Apparel firms accused of "hidden" supply chain workers
The ITUC report claims 50 companies are employing a hidden global workforce of 116m
Apparel brands and sourcing firms including Gap Inc, Nike, and Li & Fung have been named in a trade union report claiming 50 companies have a hidden global workforce of 116m people within their supply chains.
The report, 'Scandal: Inside the global supply chains of 50 top companies', by global trade union body ITUC, was published ahead of the World Economic Forum (WEF) taking this week in Davos, Switzerland. It reveals what the union says is an "unsustainable business model", with a global footprint that covers most countries in the world.
Of the companies named in the report that produce apparel, H&M, Yue Yuen Holdings, Tesco, The Walt Disney Co, and Wal-Mart are included.
"We have a model where companies can't or won't identify their supply chains and their hidden workforce," said ITUC general secretary, Sharan Burrow, in the report. "They preside over profits based on low wages, lobby against minimum living wages or regulations designed to ensure safe and secure work and turn a blind eye to the use of informal work or even slavery in their employ."
Research for the report highlighted that the US$387bn in cash holdings of 25 companies named in the list could increase the wages in their combined hidden workforce of 71.3m by more than $5,000 for a year.
"Multinational companies make massive profits, while millions of poorly paid workers in their supply chains are suffering," added IndustriAll global union's general secretary Jyrki Raina. "This is compounded by companies' elaborate measures to avoid paying tax, further increasing inequality and undermining society. Multinationals need to be transparent about their suppliers, and guarantee living wages, trade union rights and safe workplaces throughout their global supply chains."
While the report does not break the figures of the "hidden workforce" down by company, the ITUC sets out five recommendations for those included to address the issue: know whom you contract with and publish this; inspect sites, fix hazards and recognise workers' right to safety committees; end short-term contracts; pay wages on which people can live with dignity; and allow collective bargaining for wage share and decent wages and working conditions.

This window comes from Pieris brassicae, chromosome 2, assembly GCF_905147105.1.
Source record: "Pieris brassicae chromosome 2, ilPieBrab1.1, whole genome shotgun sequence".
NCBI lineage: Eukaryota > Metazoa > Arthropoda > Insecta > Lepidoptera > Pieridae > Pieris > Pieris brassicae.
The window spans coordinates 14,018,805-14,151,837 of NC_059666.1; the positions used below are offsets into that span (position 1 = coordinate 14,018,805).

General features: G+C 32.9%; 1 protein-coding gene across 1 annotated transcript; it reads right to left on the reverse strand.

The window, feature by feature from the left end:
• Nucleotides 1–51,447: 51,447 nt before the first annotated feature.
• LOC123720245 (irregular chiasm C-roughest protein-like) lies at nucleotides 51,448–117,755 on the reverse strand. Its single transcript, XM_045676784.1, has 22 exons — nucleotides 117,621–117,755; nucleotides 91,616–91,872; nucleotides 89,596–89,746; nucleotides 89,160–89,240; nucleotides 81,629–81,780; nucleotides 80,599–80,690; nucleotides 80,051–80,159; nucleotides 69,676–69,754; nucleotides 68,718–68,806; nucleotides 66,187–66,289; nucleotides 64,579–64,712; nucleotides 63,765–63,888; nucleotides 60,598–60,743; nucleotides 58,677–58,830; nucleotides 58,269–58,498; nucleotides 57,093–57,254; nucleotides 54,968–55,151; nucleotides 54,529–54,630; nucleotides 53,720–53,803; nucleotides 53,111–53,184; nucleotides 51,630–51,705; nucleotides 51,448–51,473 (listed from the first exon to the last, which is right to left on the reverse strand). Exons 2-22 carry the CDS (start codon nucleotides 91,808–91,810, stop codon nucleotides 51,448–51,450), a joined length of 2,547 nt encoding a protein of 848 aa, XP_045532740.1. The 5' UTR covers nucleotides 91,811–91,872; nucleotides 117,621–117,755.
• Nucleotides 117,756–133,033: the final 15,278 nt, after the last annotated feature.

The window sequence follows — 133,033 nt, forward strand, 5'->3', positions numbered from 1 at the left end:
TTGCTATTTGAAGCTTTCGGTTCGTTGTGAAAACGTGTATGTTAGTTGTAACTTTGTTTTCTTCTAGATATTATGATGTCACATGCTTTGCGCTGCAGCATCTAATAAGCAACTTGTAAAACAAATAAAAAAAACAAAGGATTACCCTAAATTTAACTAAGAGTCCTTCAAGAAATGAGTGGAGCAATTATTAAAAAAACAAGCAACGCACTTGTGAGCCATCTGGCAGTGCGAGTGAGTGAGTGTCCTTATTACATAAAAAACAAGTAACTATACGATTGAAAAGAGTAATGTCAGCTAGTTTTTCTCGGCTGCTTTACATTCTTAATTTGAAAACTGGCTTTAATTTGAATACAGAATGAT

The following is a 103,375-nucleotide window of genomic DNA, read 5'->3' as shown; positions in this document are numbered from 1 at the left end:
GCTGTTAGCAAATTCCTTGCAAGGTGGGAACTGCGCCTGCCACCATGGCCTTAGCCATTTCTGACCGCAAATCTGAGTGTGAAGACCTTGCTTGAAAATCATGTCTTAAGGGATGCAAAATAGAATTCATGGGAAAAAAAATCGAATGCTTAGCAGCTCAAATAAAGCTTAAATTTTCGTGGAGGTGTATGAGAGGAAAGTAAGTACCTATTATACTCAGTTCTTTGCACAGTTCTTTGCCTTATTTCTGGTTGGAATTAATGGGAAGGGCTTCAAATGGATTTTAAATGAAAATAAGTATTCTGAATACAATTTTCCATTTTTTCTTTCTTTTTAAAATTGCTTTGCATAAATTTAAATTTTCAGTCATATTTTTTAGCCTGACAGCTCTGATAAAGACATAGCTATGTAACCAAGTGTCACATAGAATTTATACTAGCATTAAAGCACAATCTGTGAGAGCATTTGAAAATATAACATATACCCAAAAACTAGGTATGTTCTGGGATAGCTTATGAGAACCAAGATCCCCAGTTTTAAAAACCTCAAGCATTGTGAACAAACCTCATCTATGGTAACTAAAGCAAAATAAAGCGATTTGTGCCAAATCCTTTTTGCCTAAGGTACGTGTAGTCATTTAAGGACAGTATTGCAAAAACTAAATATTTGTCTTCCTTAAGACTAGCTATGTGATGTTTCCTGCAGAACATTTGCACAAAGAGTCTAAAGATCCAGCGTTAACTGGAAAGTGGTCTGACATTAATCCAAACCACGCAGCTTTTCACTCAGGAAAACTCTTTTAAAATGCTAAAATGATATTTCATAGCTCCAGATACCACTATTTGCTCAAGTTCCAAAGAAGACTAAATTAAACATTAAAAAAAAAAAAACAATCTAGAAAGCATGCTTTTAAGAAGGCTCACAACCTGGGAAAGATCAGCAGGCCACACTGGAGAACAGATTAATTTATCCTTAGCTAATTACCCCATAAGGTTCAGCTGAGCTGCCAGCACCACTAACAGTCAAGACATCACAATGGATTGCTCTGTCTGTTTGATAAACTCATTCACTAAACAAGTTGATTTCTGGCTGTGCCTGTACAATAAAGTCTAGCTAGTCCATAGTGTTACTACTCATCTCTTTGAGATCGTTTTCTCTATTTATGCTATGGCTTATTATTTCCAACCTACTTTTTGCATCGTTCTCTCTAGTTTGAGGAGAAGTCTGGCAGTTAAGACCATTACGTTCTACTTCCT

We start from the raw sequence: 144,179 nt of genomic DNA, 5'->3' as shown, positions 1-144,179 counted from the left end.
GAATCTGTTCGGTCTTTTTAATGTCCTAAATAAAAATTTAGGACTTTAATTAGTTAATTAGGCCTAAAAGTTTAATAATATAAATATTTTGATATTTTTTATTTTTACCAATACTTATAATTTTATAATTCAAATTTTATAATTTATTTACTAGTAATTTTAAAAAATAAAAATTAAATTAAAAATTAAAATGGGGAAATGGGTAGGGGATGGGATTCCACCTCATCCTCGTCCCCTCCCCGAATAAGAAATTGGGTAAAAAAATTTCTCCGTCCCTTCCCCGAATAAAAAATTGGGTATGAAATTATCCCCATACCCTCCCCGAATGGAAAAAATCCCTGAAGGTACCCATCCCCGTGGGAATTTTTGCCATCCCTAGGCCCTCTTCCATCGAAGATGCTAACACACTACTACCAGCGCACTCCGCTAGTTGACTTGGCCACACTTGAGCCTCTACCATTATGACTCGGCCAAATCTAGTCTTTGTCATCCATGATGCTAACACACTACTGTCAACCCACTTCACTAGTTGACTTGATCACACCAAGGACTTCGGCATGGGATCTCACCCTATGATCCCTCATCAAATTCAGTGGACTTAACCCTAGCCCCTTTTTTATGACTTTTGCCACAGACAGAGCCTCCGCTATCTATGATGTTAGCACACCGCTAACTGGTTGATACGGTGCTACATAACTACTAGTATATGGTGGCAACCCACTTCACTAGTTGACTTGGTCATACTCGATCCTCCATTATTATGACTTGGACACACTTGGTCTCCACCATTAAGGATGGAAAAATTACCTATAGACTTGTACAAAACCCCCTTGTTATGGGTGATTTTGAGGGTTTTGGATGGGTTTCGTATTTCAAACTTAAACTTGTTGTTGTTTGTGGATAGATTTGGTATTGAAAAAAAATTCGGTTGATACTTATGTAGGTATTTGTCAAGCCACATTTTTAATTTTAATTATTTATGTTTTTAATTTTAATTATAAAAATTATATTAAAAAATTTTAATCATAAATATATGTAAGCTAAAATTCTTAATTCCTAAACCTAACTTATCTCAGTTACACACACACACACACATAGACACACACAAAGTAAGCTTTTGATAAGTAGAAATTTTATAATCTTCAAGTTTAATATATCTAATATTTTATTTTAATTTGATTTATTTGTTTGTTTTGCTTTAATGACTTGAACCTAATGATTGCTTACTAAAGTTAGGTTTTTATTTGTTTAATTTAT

ITUC's Burrow says the number of global framework agreements between multi-national companies and global union federations which address these problems are on the increase, but that global governments too must not neglect their responsibilities.
"Government leaders should implement and enforce the rule of law. If every nation held its big corporations responsible for their business conduct at home and abroad against the set of fundamental rights and safety they expect in their own countries, we could end corporate greed and put the global economy to work for the many rather than the richest one per cent."
In response to the report, a spokesperson for H&M said the company sees its responsibility to work for fair living wages and good working conditions in the countries it buys its products from.
"We want all suppliers producing for H&M to pay a fair living wage – a wage that satisfies the basic needs of the workers and his/her family and provides some discretionary income – and our fair living wage strategy is an important contribution to this. We, as well as IndustriAll and the ILO, strongly believe that wages should be set through collective bargaining between workers, factory owners and governments. This is why our fair living wage strategy focuses on strengthening workers' rights to collective bargaining and creating a well-functioning dialogue between the parties on the labour market.
"Just like ITUC highlights, we also believe transparency is a key catalyst of positive change. We were one of the first fashion brands to publish our supplier list and we keep full track of where our products are being produced. In this way we can focus our sustainability programme and continuously improve the working conditions for the 1.6m workers who are employed by our suppliers."
Other apparel firms mentioned in the report did not return a request for comment at the time of going to press.
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